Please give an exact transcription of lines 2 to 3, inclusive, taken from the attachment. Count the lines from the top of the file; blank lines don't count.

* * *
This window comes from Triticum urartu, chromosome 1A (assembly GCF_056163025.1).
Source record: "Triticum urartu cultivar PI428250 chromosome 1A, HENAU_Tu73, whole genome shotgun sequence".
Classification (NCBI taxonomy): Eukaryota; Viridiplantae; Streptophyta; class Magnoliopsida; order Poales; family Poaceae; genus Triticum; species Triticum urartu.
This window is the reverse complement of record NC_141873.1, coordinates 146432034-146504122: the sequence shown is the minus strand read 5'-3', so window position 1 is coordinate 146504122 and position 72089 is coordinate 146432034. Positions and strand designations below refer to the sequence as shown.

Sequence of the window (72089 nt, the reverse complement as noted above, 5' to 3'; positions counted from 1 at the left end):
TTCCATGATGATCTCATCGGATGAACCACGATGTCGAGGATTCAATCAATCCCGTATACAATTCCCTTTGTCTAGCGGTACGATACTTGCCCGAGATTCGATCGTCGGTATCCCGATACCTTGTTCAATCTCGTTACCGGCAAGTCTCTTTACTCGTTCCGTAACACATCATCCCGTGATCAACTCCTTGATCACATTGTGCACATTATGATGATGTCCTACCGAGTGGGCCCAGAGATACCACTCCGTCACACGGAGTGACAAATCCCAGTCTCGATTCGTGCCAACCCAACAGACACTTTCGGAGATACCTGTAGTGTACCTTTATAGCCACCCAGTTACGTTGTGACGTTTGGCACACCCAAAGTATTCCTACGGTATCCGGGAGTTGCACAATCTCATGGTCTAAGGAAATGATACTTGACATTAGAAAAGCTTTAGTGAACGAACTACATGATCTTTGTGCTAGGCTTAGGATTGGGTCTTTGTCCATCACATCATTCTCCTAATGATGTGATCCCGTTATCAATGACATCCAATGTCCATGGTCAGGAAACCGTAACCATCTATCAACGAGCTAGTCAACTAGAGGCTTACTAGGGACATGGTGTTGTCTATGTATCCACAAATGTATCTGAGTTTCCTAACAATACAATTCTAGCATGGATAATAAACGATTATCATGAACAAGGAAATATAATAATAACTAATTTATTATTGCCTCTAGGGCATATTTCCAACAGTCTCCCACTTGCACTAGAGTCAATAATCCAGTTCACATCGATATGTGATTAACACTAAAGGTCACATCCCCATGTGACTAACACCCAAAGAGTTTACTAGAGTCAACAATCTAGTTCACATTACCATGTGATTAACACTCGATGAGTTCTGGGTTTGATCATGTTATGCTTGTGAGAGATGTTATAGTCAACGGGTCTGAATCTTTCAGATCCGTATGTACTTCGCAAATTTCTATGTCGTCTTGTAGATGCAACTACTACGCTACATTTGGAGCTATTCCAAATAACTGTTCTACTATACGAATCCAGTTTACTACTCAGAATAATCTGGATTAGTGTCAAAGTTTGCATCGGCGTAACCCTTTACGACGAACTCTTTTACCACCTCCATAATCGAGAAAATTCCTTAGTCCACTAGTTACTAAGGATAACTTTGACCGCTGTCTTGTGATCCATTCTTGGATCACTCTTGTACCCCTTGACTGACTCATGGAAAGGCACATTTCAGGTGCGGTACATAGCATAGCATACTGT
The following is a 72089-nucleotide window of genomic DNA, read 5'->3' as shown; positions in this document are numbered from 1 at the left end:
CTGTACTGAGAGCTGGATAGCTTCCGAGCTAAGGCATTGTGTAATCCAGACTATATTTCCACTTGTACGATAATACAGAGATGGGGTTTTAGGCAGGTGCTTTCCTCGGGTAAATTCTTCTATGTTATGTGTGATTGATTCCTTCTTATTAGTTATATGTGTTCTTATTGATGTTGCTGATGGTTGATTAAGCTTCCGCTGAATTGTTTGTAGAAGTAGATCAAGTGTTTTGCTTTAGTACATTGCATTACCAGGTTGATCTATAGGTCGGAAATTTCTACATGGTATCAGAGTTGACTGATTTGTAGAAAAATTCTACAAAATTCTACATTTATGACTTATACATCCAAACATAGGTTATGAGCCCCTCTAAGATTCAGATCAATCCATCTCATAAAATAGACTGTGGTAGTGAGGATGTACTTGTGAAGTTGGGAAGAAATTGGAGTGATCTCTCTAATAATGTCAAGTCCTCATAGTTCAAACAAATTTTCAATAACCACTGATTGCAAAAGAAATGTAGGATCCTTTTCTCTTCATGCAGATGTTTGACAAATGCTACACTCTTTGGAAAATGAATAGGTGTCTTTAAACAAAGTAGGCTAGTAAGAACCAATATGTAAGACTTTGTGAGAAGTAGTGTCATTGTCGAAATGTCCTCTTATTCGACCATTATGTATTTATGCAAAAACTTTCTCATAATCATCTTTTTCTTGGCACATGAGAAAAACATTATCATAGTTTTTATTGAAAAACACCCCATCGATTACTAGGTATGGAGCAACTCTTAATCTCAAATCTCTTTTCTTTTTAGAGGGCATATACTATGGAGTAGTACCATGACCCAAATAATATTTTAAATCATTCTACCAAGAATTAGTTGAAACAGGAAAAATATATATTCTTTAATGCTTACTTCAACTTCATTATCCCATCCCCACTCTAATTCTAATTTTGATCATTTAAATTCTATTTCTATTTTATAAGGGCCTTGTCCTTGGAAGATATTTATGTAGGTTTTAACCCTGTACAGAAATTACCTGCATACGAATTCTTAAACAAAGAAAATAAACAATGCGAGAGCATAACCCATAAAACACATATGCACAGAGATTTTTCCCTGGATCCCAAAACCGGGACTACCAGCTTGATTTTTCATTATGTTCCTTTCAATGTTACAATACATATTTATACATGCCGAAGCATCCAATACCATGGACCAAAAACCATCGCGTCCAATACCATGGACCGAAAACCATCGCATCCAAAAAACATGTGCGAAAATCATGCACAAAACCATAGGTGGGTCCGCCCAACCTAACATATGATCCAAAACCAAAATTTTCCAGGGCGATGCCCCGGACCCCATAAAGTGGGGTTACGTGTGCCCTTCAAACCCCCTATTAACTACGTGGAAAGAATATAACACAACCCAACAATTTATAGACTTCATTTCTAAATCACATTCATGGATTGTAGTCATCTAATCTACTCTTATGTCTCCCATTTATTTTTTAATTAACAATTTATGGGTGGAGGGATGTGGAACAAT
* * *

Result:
Source record: "Triticum urartu cultivar PI428250 chromosome 1A, HENAU_Tu73, whole genome shotgun sequence".
Classification (NCBI taxonomy): Eukaryota; Viridiplantae; Streptophyta; class Magnoliopsida; order Poales; family Poaceae; genus Triticum; species Triticum urartu.